TZN: Was there any particular scene you can remember that really gave you a lot of trouble to get right?

Well, on a technical note, all of the roaring and screaming had to be right, even though a lot of the time, we didn't have pictures. I didn't get to see what this thing really looked like until the premiere, and at some of the ADR I got to see some pictures. But they'd have to describe to me, like, "All right, Hulk is leaping 60 feet into the air and grabbing onto a giant metal worm and tearing him apart like a giant FedEx package. Go." And, you know, I would just give it my best and they'd go, "No no no! Not like that! Like a FedEx package." "Oh. OK." (laughs) So, they had a very clear idea in their minds what it should sound like, and that took some tries to get it right.

But I think the more sensitive scenes were the most challenging, only because it's new territory, and they're also, consequently, my favorite parts. I really like the fact that we had to stop and dig into Hulk and who he was in order to make these scenes play...these quiet scenes that he has at the end. He has a wonderful line about, "All my life, I've gone from one fight to the next, and now I don't know what to do." He's still triumphant in this thing, and yet so lost and alone and just on the brink of realizing that he needs other people.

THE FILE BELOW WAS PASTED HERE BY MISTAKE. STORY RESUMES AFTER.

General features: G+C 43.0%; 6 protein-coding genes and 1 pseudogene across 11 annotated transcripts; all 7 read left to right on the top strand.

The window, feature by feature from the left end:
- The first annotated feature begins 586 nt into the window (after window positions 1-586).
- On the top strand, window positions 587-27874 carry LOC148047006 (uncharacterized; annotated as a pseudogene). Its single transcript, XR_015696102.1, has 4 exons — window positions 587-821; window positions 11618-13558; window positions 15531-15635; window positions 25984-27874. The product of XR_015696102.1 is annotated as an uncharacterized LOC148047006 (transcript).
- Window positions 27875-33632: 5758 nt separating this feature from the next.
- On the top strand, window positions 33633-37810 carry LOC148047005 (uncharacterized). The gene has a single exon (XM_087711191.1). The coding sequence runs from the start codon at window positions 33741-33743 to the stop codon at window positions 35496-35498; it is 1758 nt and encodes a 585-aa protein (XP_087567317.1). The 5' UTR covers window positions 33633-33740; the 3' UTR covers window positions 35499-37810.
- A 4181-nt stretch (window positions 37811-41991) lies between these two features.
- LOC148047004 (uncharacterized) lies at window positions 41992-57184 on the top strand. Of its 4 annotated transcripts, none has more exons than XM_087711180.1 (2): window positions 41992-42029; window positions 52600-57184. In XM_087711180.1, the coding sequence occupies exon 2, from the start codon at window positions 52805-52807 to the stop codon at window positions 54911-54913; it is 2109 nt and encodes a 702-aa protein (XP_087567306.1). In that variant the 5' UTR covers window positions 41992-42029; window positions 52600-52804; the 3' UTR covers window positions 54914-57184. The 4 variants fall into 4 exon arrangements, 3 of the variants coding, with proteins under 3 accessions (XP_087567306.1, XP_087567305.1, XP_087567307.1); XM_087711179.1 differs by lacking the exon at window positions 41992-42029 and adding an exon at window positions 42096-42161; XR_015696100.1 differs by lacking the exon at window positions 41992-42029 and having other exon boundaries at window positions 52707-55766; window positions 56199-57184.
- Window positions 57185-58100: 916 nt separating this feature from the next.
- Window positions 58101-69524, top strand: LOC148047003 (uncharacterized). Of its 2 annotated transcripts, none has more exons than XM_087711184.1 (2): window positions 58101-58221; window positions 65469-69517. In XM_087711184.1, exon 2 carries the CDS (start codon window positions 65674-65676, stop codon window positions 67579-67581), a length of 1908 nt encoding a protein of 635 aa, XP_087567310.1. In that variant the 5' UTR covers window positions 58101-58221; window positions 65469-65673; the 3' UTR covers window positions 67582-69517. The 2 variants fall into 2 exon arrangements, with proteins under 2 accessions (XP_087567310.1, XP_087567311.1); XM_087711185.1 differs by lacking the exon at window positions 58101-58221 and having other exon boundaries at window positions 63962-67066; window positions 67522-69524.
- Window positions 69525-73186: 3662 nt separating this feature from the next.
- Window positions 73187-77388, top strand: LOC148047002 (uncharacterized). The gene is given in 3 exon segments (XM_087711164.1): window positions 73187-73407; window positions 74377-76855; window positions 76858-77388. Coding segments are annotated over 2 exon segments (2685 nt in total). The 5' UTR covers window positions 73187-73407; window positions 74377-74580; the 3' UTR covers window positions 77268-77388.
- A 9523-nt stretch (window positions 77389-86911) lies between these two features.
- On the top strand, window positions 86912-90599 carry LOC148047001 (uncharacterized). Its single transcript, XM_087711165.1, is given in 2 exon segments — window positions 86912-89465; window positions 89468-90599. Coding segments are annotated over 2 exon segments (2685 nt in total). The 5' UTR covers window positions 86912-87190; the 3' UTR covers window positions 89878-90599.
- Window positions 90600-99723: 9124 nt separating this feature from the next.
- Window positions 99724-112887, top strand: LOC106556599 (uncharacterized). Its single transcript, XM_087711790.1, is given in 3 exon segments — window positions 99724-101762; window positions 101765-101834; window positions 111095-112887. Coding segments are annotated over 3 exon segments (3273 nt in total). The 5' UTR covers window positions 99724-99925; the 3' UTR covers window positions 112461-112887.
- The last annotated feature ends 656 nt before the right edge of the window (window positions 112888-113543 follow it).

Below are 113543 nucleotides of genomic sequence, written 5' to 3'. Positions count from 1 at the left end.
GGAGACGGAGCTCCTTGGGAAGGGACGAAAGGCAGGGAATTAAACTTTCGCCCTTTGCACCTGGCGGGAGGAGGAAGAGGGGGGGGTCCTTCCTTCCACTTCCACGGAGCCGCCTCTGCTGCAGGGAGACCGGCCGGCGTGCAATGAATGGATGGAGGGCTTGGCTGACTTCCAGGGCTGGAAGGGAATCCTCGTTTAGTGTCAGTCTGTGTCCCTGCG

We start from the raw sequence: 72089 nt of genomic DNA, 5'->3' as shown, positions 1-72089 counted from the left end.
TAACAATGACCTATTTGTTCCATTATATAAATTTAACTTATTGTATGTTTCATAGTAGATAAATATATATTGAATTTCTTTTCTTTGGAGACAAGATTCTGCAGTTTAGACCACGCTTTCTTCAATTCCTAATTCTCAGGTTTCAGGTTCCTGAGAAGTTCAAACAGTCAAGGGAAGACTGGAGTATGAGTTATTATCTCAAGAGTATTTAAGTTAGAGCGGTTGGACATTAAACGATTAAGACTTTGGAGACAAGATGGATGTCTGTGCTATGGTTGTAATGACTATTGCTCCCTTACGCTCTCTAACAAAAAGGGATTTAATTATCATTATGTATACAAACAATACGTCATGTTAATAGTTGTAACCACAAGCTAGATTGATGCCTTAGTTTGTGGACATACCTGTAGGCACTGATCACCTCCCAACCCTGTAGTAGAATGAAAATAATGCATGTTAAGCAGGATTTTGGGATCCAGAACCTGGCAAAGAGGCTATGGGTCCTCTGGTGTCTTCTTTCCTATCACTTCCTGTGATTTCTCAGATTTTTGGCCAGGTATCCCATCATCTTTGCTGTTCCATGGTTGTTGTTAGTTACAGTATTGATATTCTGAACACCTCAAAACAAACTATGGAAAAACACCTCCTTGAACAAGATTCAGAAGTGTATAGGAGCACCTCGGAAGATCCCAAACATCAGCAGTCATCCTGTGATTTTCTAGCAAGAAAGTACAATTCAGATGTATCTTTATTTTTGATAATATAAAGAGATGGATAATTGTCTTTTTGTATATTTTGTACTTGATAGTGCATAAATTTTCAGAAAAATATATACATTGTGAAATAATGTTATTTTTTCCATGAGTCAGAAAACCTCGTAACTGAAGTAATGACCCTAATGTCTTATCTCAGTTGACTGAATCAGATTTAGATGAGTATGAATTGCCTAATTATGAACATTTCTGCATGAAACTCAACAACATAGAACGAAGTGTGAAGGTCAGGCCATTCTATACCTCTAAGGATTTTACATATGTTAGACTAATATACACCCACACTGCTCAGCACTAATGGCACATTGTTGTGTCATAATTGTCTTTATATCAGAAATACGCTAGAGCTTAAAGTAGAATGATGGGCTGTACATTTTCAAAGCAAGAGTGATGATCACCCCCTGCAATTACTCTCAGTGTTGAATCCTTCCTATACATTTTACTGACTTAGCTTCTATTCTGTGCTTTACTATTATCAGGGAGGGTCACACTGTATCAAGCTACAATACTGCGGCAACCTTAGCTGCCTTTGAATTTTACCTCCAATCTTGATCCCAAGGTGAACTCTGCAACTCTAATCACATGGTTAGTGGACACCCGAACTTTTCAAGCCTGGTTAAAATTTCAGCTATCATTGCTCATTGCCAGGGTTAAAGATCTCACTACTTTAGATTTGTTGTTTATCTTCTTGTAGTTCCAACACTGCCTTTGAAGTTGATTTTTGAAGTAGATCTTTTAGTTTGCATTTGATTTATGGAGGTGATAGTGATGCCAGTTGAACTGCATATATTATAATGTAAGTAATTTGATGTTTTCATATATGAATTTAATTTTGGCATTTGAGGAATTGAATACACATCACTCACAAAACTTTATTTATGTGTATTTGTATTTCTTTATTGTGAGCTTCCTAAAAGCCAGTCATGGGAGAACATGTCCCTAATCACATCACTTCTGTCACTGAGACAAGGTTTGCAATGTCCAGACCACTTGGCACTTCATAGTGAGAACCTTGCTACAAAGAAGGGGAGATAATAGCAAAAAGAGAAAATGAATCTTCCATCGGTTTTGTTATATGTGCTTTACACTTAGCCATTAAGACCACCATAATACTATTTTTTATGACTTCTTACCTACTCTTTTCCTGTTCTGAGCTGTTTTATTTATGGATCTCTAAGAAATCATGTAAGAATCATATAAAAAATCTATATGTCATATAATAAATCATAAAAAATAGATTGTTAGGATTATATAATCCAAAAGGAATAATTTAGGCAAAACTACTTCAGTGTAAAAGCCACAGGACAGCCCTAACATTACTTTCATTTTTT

TZN: I also picked up on the idea that he hasn't figured out yet that all these other characters around him have already taken him in.

That's right, he's spent so much time rejecting, because he expects to be rejected. He hasn't even fully appreciated that he is growing a family.

TZN: What do you think was the funniest thing that happened to you while you were recording this part?

(Laughs) My favorite thing of all time is during his fight with Beta Ray Bill. I'm one of the voices of the UFC, the mixed martial arts competitions, and I've been doing that for years and years and years and I happen to really like the UFC and mixed martial arts. I like a lot about it. And there's this great scene where he's finally got his strength, and he's overpowering Beta Ray Bill, and he's got him on the ground and he's straddling him, and he's doing what they call in mixed martial arts a "ground and pound," and I got such a kick out of that. I was in hysterics in the booth, just the fact that they have all these epic moves where the Hulk throws someone or tears something in half. This time, he gets on top of a guy and starts beating his face in with each fist. It was raw and very human and something I'd seen very often in the UFC.